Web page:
And now for your amusement and edification, I present a brief guide to famous directors appearing in the films of other famous directors. It's been an interesting tradition in films that goes back, a long, long way, and there have been some interesting encounters over the years between one great artist and another. I'm putting aside those accomplished directors who are primarily known as actors, including Mel Gibson, Dennis Hopper, and Charles Laughton.
Then we have Orson Welles (The Third Man, Jane Eyre), John Cassavetes (The Dirty Dozen, Rosemary's Baby), Sydney Pollack (Eyes Wide Shut, Husbands and Wives), Clint Eastwood (The Dollars Trilogy), Lawrence Olivier (Rebecca, Marathon Man), and Vittorio de Sica (The Earrings of Madame De...), who were prolific actors both before and after they became directors. Their collaborations are fairly well known, and I don't think I need to put much emphasis on them here. And then there's Jean Renoir, Woody Allen, Roman Polanski, R.W. Fassbinder, Quentin Tarantino, Spike Lee, and David Lynch, who often put themselves in their own projects, plus Alfred Hitchcock, who famously made a great game of it. For my purposes, let's set them aside too.
A borderline case that I include because it's one of the most celebrated is Erich von Stroheim, a director of such obscure early silent masterpieces as "Greed" and "The Wedding March." He took up acting after his directing career went bust, and is probably best remembered for playing Colonel Rauffenstein in Jean Renoir's "Grand Illusion," and the sinister butler, Max, in Billy Wilder's "Sunset Boulevard." Max, of course, was revealed to be a former silent film director, and brief clips of Von Stroheim's "Queen Kelly," starring "Sunset Boulevard" leading lady Gloria Swanson, were used to illuminate their past relationship and forgotten career successes. "Sunset Boulevard" also featured cameos from Cecil B. DeMille and Buster Keaton.
Several other well-established, successful directors turned out to be very good actors once they took the plunge. John Huston began acting steadily in his later years, most famously appearing in Roman Polanski's "Chinatown" and Otto Preminger's "The Cardinal." Werner Herzog has popped up in some interesting places, including Harmony Korine's "Julien Donkey Boy" and just recently in Christopher McQuarrie's "Jack Reacher" as the villain. Ingmar Bergman recruited his idol, the silent film director Victor Sjostrom, to star in "Wild Strawberries," one of his very best films. And one of my absolute favorites in this category is Francois Truffaut, who made first contact in Steven Spielberg's "Close Encounters of the Third Kind."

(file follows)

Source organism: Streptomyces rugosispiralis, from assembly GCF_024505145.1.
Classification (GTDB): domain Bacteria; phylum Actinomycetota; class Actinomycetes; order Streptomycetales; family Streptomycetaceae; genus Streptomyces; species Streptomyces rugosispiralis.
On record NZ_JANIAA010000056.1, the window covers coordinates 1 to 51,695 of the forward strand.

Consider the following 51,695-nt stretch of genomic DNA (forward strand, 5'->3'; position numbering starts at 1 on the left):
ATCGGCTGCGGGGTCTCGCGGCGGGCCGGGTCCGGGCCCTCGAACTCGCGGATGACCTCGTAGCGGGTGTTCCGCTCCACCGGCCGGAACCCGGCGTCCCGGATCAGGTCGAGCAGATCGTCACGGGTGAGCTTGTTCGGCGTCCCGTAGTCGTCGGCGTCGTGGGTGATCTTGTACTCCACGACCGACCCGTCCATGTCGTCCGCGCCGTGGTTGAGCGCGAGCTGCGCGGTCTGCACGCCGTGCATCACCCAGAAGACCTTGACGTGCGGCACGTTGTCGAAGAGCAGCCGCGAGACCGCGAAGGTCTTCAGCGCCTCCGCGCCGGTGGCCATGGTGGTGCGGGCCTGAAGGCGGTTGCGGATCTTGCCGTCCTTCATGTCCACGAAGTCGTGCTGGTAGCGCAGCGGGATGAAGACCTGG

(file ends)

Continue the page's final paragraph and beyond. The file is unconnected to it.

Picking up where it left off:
Speaking of Truffaut, the French New Wave was at the center of a web of directors appearing in the films of their friends or devotees. Jean-Pierre Melville was very influential on the New Wave directors, and ended up in many of their films, including Jean Cocteaus' "Orpheus," Jean-Luc Godard's "Breathless," and Eric Rohmer's "Le Signe du Lion," which also had cameos by Jean Luc Godard and Alan Resnais. Melville also appeared in Robert Bresson's "Les Dames du Bois de Boulogne," and Louis Malle's "Zazie Dans le Métro" for good measure. Godard, paying homage to his major influences, put Fritz Lang in "Contempt," playing an aging, frustrated director. And he put Sam Fuller in "Pierrot le Fou" to explain what cinema was: "A film is like a battleground. It’s love, hate, action, violence, death. In one word: emotion.”
The urge to pay homage has had mixed results. There have been some bizarre one-offs like Martin Scorsese playing Vincent Van Gogh in a segment of Akira Kurosawa's "Dreams" and Quentin Tarantino as a gunslinger in Takashi Miike's "Sukiyaki Western Django." Wim Wenders decided to cast directors in all the gangster roles in "The American Friend," based on one of Patricia Highsmith's Tom Ripley novels, and recruited Sam Fuller and Nicholas Ray for the job. Then there are the ones where it's not clear if the appearance is for an homage, or as a lark, or just for convenience's sale. I'm not sure what Federico Fellini is doing as the bum in Roberto Rossellini's "L'Amore." Or why John Waters shows up briefly as a club owner in Woody Allen's "Sweet and Lowdown." Did you even notice George Romero playing an FBI agent in "Silence of the Lambs"? The short, funny stuff, like the Steven Spielberg and Frank Oz cameos in John Landis's "The Blues Brothers," usually worked best.
Otto Preminger was an interesting case, as he initially intended to pursue acting, but proved to be a much better director, and so he accumulated very few screen credits. His most notable parts were as the German warden in Billy Wilder's "Stalag 17," and two episodes of the "Batman" TV show as Mr. Freeze. I feel like Spike Jonze ought to be in the same category. Though he was a director from the start, there was a period early on where he was doing a fair amount of acting work, in David Fincher's "The Game," and as one of the leads in David O'Russell's "Three Kings," which eventually petered out. And of course we we all remember Sofia Coppola in Francis Ford Coppola's "The Godfather Part III." She quit acting after that, but it's worth noting that she did have a bit part as one of Queen Amidala's attendants in "Star Wars Episode I: The Phantom Menace."
And finally, we close with a project that didn't quite make it, but that I think still deserves a place on this list. Orson Wells' unfinished "The Other Side of the Wind," intended to be an ambitious Hollywood satire, would have featured John Huston, Peter Bogdanovich, Claude Chabrol, and a very young Cameron Crowe.